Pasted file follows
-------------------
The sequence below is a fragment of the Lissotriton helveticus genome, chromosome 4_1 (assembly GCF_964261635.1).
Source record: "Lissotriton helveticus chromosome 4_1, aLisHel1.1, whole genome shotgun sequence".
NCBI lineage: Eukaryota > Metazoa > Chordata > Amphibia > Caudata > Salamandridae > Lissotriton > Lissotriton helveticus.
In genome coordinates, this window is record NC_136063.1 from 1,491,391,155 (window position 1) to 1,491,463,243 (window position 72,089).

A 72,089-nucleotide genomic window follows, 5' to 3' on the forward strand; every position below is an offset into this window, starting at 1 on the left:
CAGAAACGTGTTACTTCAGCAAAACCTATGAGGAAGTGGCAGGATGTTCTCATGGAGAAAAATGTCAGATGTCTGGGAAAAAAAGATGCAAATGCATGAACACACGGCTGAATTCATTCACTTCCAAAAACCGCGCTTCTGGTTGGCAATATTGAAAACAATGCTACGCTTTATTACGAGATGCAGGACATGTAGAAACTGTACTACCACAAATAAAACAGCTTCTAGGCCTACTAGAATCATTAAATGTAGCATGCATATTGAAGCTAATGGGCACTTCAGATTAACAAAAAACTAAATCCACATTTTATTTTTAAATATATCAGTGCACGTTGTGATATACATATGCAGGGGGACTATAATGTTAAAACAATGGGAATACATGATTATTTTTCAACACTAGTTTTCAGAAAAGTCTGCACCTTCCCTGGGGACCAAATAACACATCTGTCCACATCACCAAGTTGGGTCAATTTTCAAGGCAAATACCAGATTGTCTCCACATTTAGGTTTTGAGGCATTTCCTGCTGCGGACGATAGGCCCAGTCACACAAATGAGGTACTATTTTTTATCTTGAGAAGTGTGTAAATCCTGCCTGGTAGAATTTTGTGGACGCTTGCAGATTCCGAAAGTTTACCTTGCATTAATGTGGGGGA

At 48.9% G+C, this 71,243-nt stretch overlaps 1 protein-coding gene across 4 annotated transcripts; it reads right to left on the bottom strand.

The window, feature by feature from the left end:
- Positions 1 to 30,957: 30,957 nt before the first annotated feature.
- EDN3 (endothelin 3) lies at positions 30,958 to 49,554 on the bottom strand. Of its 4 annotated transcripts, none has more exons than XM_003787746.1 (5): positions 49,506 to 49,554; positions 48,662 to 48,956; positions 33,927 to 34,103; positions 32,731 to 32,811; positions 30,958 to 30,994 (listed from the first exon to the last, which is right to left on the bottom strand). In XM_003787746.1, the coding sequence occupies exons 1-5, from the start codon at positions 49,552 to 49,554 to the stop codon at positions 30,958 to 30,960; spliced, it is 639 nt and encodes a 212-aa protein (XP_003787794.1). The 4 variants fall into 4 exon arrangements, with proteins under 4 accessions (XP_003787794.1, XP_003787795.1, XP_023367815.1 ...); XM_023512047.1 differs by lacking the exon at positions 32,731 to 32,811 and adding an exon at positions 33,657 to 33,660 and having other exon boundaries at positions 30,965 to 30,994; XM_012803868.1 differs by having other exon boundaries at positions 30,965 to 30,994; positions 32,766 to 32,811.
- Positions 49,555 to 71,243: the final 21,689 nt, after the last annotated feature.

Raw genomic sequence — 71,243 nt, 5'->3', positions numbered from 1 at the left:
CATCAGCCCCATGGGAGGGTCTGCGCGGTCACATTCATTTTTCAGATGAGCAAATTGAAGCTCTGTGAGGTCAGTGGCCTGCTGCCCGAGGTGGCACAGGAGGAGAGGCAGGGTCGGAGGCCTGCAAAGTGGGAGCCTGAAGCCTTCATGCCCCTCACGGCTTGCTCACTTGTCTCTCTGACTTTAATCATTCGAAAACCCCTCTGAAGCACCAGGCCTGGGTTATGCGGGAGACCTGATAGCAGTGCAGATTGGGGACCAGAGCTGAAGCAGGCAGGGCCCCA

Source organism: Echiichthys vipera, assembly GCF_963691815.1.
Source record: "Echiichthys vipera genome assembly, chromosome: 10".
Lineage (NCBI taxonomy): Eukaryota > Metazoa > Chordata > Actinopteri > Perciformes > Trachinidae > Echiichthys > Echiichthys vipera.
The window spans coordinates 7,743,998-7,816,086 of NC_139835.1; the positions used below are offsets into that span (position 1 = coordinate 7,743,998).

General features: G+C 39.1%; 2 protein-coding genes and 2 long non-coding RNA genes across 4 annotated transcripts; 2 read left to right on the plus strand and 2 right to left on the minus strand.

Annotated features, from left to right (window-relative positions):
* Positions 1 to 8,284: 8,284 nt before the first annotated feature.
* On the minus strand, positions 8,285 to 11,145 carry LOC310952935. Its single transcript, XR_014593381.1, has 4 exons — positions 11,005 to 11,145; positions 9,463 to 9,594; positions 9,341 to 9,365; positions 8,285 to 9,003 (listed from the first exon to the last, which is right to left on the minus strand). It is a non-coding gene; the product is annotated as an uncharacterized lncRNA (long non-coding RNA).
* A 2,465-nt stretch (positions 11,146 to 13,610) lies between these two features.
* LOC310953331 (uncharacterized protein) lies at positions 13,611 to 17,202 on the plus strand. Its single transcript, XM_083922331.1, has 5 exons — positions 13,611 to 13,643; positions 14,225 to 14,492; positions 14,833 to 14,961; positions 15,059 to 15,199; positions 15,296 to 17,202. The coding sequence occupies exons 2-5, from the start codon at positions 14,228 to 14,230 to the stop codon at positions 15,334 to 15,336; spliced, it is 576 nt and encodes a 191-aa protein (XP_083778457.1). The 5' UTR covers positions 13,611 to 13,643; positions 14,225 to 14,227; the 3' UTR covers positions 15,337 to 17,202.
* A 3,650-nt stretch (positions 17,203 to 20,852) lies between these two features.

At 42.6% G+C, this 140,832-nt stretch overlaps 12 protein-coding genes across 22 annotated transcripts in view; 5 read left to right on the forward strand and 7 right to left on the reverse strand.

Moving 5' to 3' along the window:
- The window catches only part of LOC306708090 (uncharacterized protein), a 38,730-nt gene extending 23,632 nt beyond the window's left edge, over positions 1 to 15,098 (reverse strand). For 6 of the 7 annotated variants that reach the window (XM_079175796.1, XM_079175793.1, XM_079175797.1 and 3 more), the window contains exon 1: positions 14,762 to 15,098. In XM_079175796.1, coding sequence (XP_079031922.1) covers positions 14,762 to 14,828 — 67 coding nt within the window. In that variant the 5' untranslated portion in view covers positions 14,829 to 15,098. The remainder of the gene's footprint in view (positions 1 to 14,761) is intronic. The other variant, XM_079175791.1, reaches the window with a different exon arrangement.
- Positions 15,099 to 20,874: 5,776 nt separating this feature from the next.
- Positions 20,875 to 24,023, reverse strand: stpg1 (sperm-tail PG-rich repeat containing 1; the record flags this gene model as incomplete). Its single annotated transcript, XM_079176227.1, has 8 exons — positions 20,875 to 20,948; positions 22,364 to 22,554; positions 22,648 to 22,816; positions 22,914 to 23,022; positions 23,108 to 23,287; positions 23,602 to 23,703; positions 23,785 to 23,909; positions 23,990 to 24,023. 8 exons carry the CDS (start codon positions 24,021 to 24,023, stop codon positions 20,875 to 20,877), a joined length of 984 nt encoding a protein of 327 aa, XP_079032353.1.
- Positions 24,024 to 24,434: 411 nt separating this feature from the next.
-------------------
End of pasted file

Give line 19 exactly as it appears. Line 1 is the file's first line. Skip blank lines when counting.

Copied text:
Annotated features, from left to right (window-relative positions):